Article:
Ontario Centres of Excellence

Written by Namara

June 29, 2016

The OCE used Namara to gain access to data that shed light on every aspect of resource development, giving their research teams the opportunity to develop innovative ideas and solutions for critical issues that impact Canada’s future.

Business owners, world leaders, and citizens from every background are using unprecedented amounts of data. Data powers the decisions made at farms and factories, and inform both the price of oranges and Apple computers. In both its abundance and its value, data has become the 21st century’s natural resource.

But as with those of the previous century, this new natural resource is nothing without refinement.

ThinkData Works was proud to act as the data refinery for the first ever Human Dimensions Open Data Challenge, developed by Compute Canada, SSHRC (Social Sciences Human Research Council), and the OCE (Ontario Centres of Excellence). The challenge took the form of a three month competition that challenged teams to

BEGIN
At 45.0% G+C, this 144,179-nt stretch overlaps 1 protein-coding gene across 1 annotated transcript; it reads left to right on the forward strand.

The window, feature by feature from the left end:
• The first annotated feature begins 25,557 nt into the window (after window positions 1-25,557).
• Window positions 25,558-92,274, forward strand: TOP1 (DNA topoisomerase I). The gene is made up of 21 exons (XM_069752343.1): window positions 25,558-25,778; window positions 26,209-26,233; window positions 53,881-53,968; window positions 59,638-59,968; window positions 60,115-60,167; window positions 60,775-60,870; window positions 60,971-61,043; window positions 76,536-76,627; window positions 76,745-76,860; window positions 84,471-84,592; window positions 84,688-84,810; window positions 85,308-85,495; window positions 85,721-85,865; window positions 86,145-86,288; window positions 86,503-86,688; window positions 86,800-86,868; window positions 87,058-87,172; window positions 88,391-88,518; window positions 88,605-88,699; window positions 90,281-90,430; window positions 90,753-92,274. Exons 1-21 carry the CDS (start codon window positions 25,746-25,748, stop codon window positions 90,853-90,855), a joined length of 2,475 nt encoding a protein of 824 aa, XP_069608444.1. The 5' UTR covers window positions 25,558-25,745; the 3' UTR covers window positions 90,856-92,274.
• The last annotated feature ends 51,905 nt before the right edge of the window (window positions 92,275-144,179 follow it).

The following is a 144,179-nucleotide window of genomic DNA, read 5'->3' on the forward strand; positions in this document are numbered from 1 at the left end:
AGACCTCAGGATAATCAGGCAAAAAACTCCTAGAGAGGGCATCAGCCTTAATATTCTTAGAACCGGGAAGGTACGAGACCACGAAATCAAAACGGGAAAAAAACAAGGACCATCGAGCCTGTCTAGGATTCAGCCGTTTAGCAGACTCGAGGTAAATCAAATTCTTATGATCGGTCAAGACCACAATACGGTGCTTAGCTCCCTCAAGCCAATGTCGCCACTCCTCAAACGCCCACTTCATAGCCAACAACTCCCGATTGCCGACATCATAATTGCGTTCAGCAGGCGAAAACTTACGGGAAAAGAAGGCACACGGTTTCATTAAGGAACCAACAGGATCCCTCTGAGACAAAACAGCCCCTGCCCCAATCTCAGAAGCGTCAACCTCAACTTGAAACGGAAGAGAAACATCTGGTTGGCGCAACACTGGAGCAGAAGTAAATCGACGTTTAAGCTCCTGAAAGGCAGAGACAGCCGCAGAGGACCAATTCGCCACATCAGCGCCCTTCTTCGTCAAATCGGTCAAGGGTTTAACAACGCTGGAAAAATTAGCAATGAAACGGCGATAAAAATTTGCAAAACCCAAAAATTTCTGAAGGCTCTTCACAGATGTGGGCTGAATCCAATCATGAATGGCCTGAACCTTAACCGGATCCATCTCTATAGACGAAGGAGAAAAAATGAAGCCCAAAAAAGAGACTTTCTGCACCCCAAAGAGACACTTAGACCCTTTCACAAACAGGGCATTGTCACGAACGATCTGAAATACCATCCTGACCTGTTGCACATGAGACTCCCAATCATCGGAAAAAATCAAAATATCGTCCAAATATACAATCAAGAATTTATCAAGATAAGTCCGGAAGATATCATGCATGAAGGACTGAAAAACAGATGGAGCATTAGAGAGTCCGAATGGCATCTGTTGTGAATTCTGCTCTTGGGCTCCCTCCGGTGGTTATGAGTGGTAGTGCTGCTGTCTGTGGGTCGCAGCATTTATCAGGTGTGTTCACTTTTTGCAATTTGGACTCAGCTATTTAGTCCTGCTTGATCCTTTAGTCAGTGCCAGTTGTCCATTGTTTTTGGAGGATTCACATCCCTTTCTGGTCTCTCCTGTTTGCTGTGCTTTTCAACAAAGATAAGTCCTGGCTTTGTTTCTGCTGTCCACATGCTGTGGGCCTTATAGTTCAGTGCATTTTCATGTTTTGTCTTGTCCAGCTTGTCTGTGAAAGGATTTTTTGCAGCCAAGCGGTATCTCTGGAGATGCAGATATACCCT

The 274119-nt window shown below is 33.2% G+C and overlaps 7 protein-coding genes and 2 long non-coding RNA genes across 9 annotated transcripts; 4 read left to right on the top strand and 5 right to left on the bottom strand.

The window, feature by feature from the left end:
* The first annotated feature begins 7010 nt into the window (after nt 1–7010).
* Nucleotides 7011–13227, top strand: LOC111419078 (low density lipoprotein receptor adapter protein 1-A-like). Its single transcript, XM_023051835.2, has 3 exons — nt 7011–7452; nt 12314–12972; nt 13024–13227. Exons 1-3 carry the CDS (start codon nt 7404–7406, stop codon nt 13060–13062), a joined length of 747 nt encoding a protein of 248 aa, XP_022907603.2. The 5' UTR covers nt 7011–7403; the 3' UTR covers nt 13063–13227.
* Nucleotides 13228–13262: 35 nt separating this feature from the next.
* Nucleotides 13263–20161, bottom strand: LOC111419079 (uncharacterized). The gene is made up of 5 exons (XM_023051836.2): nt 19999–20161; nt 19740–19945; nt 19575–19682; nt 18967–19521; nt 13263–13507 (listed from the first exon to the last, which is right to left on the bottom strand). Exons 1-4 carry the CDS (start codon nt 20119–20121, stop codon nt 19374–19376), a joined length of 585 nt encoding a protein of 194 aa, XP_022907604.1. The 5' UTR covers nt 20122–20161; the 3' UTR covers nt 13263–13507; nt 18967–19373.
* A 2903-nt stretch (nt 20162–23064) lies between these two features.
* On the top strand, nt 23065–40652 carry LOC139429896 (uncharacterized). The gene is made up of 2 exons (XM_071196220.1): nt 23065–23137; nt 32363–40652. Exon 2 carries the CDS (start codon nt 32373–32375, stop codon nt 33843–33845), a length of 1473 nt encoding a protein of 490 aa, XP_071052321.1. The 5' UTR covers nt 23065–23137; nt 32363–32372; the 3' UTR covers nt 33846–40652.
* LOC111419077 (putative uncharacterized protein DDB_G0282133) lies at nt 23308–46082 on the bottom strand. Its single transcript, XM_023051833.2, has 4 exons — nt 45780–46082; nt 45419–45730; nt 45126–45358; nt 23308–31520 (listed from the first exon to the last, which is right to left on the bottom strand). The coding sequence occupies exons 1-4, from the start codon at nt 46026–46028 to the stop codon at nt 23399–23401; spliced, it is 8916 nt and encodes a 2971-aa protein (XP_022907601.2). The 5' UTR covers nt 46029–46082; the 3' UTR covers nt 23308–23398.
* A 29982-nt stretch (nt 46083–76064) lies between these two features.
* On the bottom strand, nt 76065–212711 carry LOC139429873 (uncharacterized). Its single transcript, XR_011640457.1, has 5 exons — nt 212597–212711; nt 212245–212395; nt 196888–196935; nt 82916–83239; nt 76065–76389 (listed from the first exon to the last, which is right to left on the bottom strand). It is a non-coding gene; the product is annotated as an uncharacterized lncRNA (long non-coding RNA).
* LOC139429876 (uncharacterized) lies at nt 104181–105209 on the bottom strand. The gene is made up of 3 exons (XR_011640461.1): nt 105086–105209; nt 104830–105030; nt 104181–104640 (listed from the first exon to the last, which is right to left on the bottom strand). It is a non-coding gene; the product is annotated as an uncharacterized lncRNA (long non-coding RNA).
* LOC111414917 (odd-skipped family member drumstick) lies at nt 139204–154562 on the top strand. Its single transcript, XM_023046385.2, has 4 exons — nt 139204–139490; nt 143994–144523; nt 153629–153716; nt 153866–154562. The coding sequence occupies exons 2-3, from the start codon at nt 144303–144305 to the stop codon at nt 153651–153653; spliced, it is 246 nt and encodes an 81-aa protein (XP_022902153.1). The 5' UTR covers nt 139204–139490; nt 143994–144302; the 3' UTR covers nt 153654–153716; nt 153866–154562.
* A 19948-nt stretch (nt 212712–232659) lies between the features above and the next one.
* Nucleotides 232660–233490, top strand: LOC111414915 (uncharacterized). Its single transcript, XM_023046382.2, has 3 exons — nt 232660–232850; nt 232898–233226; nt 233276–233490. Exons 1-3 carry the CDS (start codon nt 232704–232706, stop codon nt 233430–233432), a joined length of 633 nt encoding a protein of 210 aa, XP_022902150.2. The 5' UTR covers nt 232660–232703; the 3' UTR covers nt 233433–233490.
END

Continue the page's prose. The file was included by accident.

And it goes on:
“Use open data to develop systems, processes or fully-functional technology applications that address the human dimensions to key challenges in the natural resources and energy sectors.”

The four organizations above are ideally suited to provide the infrastructure for the challenge. Compute Canada deploys state-of-the-art advanced research computing systems, and SSHRC, a research based organization, fosters independent thinking and creative inquiry in social science and the humanities. The OCE specializes in working with academics and industry professionals to bring prospective partners together to turn ideas into income, and ThinkData Works aggregates and deploys external data in standard formats.

For the Challenge, ThinkData curated a catalogue of both open and external data sets that pertained to both natural resource development, in the form of well locations, their production, and abandoned mines, but also the people and environments that this development affects. By providing data from hundreds of sources on a standard hub, ThinkData Works gave participants the opportunity to tie together data that is often separated by a canyon of usability.

The size and scope of these data are impressive, and it was through them that new insight into Canada’s physical, socioeconomic, and cultural landscape was made possible.


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